Using Feedback to Enhance Classroom Culture


For students to truly embrace their learning, they need to be an active part of the feedback process. Feedback needs to be ongoing and collaborative between the teacher and student. Most often, feedback starts with a grade on a particular assessment. However, the feedback process can truly begin before an assessment is actually administered.

Before administering our Quarter 1 assessments in our high school science classes, teachers discussed our department’s philosophy behind the assessment. This philosophy was disseminated to all science students by their teachers and included the following information:

  • The Quarter 1 exam is a district-wide assessment that has been created/reviewed by the teachers.
  • It consists of 30 multiple choice questions on material that has already been covered.
  • Scores on this assessment reflect a snapshot of where each student is at this point.
  • Teachers will run an item analysis and analyze the results to identify concepts that were difficult for students to master.
  • On our Superintendent’s Conference Day, teachers will work in teams to construct learning activities that will be conducted during a “GAP Day.” These activities will be designed to reteach or disseminate the information in a new way, thereby closing the learning GAPs.
  • Activities will be in the form of learning stations.
  • Concepts will be on future assessments to reevaluate achievement.
  • Our goal as a science department is to allow all students to be successful in all areas of the curriculum.

Sharing philosophy is important for students to understand that an assessment is not the last step of the learning process. It guides both students and teachers to:

1) identify areas for improvement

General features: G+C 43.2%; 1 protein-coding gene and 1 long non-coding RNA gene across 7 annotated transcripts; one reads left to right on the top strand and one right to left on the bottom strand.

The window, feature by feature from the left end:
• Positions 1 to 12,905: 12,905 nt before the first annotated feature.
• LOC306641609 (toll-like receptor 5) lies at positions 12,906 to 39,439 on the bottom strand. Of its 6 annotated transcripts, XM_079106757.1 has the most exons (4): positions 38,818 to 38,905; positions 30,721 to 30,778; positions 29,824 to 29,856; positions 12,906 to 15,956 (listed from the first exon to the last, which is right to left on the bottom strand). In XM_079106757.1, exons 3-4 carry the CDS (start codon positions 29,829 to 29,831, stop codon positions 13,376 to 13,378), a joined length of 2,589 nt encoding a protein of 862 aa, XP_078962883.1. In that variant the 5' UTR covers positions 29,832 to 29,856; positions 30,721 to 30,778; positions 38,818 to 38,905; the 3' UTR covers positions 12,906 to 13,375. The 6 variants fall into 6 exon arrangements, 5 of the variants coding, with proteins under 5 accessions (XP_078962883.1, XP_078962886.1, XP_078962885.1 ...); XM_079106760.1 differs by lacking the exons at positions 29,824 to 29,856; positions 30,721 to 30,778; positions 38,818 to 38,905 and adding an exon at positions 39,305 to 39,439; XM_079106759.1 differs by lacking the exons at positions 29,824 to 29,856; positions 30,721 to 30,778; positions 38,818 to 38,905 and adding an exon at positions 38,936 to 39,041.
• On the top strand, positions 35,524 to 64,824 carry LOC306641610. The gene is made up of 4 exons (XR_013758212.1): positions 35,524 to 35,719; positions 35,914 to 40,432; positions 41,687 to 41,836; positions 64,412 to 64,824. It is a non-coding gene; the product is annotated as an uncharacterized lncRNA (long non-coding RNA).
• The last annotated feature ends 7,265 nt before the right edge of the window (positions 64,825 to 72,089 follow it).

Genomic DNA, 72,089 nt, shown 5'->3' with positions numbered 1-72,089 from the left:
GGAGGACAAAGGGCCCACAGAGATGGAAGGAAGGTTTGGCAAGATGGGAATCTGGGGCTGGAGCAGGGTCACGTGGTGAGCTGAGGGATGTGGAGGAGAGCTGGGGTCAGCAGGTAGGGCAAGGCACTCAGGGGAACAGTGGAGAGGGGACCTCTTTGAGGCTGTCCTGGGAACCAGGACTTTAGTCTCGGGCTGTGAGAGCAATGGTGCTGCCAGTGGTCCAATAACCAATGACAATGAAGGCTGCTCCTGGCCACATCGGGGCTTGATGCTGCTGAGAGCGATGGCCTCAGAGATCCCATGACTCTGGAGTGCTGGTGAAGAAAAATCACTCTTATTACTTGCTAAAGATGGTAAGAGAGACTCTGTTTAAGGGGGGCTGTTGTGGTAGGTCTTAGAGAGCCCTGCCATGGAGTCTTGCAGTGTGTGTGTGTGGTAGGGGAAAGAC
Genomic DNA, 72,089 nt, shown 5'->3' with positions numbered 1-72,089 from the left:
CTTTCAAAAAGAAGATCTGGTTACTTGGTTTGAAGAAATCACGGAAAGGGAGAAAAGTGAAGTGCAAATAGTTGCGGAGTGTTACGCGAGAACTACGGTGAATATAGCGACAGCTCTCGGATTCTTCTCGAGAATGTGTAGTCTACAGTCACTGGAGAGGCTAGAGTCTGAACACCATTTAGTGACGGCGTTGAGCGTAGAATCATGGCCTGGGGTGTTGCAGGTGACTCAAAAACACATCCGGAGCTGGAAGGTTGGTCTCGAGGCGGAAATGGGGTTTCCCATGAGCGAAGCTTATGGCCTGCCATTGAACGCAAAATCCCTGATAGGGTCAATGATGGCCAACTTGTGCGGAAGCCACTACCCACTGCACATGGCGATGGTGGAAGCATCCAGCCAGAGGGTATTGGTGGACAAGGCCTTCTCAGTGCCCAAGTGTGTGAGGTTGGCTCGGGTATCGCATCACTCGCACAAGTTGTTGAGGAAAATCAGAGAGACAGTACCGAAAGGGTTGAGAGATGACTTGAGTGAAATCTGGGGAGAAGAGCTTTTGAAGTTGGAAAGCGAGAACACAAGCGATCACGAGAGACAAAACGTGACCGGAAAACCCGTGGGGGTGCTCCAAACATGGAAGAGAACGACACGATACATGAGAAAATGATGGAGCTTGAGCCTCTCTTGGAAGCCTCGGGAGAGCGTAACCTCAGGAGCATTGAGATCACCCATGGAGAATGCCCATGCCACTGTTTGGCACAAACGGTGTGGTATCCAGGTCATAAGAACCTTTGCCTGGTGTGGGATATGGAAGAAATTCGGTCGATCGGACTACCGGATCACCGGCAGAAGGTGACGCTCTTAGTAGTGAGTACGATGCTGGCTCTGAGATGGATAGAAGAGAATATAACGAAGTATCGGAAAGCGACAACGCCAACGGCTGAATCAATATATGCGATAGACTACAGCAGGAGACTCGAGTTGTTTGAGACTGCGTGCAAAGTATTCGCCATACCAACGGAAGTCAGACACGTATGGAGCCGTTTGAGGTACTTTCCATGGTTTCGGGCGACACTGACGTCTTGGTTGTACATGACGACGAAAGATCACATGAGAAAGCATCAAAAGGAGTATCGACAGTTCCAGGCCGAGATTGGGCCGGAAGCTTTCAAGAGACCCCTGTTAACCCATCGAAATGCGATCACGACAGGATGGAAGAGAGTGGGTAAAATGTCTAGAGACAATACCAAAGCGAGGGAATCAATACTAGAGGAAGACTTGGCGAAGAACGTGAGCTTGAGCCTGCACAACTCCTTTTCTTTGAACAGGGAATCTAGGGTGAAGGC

2) brainstorm ways to reteach/relearn the material

Before teachers can give authentic feedback to students, they themselves need to analyze the results of an assessment and reflect on the teaching/learning process that has taken place. Let’s first think of what analysis really means. Analysis can be defined as methodically examining something in detail and/or separating material into constituent parts. Over the past 20+ years of my teaching experiences, I have found that my own analysis has evolved. Specifically, it has become more in depth, and I have picked up on some creative ideas from colleagues.

The first type of analysis that can be done is what I like to refer as chunking the data. For example, if a Science teacher has 3 separate classes taking the first quarter exam, they may run all scantrons through for grading and an item analysis for the group as a whole. This would give information such as the most commonly missed questions, questions that all students may have answered correctly and those questions that fall somewhere in between. One could then reflect on the material that may have been difficult to grasp, or perhaps, a question that was difficult to interpret.